This is also why, I think, it is not possible to stomp out the practice of slash-and-burn altogether. It's not about politics here, but rather the preservation of culture and tradition.  For these small-scale, nomadic farmers, slash-and-burn is a way of life, part of their cultural heritage and more importantly, it's their only way of making a living. For them, fire is the single most cost-effective way for clearing land. It's easy to make, cheap, and nature will take care of the rest. Forcing them to abandon the practice for the good of the world is almost like deleting a significant part of their culture and tradition. Good luck in striking a balance between tradition, development, and conservation.

As for the concessions, well, you might be interested to know that Indonesia is currently the largest exporter of palm oil in the world, and in order to become the largest exporter in the world, you need a lot of oil-palm, which also means you need a lot of land, and the simplest and most cost-effective way to clear a large piece of land to plant a lot of oil-palm in order to become the top exporter of palm oil in the world is by using, you guessed it, fire.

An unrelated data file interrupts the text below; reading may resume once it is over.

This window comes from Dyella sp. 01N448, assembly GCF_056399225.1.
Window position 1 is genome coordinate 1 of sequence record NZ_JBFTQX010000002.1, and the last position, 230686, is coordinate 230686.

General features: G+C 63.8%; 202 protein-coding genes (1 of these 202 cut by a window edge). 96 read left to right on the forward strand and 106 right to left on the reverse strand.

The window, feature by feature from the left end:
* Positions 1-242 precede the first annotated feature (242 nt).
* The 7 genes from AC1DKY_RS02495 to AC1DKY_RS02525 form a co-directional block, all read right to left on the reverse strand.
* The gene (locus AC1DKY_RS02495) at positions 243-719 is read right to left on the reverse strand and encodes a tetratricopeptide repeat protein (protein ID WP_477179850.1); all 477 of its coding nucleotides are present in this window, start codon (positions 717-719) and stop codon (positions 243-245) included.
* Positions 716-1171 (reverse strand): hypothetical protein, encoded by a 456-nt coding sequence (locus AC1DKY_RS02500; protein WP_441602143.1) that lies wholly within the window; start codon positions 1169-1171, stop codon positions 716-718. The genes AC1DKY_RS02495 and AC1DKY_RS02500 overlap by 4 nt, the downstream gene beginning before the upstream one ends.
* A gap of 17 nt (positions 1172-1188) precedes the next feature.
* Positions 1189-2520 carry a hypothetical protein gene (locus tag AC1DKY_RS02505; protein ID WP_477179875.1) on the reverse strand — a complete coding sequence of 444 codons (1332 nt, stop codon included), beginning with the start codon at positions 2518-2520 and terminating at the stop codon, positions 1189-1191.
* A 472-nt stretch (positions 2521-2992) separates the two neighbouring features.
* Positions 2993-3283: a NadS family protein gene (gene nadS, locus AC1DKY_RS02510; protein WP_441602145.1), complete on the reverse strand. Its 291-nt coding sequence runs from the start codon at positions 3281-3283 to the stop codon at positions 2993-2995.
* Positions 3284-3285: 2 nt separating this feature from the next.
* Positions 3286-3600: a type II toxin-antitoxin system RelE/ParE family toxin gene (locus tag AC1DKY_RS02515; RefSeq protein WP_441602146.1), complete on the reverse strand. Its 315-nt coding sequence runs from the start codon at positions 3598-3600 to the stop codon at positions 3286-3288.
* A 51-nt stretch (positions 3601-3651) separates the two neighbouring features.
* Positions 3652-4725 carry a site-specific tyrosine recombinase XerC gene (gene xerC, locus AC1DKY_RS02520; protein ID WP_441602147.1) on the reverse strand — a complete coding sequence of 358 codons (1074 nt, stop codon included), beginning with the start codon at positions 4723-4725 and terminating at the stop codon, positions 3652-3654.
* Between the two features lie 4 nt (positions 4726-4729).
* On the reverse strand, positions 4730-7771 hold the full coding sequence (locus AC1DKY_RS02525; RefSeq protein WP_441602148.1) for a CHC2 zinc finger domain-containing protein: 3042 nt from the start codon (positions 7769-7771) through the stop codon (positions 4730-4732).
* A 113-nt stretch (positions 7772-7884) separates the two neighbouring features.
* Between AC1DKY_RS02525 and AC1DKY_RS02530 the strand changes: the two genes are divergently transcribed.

Air pollutant index (API) in various parts of Malaysia on 15th September 2015.
Image taken from the Department of Environment website.
Apart from the human factor, the climate of SEA also plays a role in perpetuating the haze problem. Indeed, most of the major haze events in history coincide with major El-Nino events. This is because an El-Nino event brings drought to even the wettest parts of insular SEA--a perfect recipe for forest fire--and it occurs every three to five years and could last for several months or even years.